This report from the Information Centre, an independent special health authority that collects statistics about health and social care, shows that the number of staff working in social services has declined. The falling numbers result from greater involvement of the private sector in delivering care. There has been an increase in the total expenditure on social care since 1997 as well as an increase in the total numbers of people receiving services.The number of staff employed by councils with social service responsibilities in England was 272,100 in 2006 compared with 277,300 in 2005 and 308,700 in 1997. This represents a decrease in the headcount of around 2 per cent since 2005 and 12 per cent since 1997.
The number of social workers has increased however. There are now 44,200 social workers employed by local councils compared with 42,800 in 2005 and 36,800 in 1997. This represents an increase in the headcount of 3 per cent since 2005 and 20 per cent since 1997.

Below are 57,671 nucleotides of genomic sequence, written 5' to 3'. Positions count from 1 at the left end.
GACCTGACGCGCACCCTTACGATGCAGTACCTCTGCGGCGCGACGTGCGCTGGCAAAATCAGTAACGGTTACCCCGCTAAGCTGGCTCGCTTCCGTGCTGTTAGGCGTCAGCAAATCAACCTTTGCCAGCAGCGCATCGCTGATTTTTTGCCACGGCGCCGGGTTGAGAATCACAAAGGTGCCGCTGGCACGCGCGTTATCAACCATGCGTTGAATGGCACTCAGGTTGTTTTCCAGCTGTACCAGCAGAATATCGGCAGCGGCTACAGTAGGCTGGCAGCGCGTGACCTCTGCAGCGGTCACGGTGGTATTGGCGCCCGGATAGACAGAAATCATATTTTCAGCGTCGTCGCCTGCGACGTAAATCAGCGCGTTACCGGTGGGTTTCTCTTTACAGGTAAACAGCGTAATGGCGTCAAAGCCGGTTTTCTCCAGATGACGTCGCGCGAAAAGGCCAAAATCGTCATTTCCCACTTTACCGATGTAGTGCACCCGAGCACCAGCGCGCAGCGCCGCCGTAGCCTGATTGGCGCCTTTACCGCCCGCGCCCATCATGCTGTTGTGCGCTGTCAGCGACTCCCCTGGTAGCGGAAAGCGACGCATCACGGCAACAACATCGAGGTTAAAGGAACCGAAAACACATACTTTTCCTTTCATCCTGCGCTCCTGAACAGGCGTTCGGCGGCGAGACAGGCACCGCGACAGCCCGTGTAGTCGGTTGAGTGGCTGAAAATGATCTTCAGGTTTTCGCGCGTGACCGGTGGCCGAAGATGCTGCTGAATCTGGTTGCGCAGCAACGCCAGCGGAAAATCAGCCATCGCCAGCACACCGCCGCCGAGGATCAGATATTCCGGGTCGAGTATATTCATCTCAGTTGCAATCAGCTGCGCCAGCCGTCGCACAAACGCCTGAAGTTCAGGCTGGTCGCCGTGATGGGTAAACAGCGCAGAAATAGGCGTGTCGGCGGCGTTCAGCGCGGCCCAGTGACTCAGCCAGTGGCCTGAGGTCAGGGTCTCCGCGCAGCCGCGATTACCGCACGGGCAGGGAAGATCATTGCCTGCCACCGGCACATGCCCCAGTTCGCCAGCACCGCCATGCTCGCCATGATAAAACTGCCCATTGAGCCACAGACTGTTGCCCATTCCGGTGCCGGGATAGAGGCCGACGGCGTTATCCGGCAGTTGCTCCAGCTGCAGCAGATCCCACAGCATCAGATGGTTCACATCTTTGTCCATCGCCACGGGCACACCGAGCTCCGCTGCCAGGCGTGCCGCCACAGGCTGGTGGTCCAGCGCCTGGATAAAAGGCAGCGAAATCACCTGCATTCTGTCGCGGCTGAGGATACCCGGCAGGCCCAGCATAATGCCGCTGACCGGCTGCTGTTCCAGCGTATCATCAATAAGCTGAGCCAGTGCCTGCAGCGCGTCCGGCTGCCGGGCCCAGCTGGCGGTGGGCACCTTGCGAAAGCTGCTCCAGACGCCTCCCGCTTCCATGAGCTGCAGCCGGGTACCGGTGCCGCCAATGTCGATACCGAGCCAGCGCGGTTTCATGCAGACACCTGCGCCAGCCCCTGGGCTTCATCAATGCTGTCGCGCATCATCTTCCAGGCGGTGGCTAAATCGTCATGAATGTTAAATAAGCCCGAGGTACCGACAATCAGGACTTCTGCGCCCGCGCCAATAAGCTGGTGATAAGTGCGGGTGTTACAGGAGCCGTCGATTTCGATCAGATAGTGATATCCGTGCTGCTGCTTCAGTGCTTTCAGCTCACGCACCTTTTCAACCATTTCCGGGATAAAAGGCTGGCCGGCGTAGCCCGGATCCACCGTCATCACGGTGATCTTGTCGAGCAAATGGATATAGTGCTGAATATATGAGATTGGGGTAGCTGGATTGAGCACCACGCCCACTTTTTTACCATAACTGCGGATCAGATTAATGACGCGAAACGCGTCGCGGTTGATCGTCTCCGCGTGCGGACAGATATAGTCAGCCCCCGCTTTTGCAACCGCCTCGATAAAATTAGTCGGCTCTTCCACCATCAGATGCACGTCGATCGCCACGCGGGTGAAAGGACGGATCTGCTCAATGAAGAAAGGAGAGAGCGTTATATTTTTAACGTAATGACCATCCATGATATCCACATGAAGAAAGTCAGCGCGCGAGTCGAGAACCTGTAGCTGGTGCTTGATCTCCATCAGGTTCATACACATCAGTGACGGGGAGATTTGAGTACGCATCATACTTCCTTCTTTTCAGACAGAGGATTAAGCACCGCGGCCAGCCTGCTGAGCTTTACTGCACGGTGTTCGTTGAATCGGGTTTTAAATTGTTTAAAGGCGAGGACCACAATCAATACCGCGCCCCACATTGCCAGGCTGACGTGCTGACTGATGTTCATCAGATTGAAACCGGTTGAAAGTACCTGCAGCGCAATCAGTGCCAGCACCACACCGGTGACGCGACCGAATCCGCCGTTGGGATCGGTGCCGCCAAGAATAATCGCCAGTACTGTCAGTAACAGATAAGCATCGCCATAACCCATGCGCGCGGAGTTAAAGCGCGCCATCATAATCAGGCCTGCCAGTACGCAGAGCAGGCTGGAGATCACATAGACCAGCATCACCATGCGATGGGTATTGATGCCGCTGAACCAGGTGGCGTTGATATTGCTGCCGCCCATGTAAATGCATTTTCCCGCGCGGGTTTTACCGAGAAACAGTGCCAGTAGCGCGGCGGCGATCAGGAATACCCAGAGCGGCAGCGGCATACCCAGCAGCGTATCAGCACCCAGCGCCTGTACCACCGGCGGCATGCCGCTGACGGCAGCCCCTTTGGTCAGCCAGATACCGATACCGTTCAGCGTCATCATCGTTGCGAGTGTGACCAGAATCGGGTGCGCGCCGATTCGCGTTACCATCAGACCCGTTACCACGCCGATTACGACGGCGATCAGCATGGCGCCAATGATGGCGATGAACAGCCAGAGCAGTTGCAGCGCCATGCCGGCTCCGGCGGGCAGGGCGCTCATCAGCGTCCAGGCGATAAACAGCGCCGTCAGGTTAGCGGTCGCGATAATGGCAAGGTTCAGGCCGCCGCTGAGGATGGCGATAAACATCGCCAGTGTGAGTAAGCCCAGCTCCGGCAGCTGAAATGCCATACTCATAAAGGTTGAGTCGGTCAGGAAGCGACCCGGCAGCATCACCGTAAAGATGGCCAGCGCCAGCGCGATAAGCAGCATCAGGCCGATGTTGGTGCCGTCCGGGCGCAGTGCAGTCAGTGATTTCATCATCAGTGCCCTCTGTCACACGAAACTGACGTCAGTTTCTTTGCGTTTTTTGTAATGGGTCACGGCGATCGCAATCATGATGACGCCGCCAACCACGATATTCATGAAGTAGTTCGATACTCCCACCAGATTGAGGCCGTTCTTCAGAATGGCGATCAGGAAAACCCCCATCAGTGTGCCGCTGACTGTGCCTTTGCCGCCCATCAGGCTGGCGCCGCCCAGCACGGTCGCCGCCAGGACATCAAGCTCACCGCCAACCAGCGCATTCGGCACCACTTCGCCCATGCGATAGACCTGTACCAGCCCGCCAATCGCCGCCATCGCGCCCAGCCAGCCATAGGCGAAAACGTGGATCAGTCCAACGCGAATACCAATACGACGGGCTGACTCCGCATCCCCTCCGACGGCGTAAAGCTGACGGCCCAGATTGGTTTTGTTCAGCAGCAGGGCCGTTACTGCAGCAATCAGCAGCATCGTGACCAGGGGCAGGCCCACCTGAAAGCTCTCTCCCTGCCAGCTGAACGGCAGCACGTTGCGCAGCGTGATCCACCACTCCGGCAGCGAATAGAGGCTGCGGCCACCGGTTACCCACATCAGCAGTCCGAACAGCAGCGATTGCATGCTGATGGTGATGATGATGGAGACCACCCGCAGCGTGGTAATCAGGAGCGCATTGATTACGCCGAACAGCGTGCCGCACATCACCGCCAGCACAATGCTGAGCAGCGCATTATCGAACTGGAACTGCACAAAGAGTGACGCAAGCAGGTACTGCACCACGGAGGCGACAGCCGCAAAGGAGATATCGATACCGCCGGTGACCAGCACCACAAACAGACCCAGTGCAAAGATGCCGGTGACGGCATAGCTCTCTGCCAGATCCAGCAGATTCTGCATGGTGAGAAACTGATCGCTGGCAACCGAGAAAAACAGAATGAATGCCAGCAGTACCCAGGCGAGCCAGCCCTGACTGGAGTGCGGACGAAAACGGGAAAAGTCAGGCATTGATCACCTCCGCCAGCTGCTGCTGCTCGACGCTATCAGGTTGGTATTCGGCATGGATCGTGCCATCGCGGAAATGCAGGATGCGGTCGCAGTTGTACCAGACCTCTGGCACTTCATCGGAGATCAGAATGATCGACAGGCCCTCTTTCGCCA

The report shows how patterns of care are changing. There are fewer whole time equivalent staff working in local council residential care settings, with falls of 3 per cent since 2005 and 29 per cent since 1997. The numbers working in a day care setting have also fallen, although by a smaller amount. There was a reduction of 2 per cent since 2005 and 12 per cent since 1997.
The report: ‘Personal Social Services Staff of Social Services Department, September 2006, England’ is available at. http://www.ic.nhs.uk/statistics-and-data-collections/social-care/adult-social-care-information/personal-social-services-staff-of-social-services-departments-at-30-september-2006-england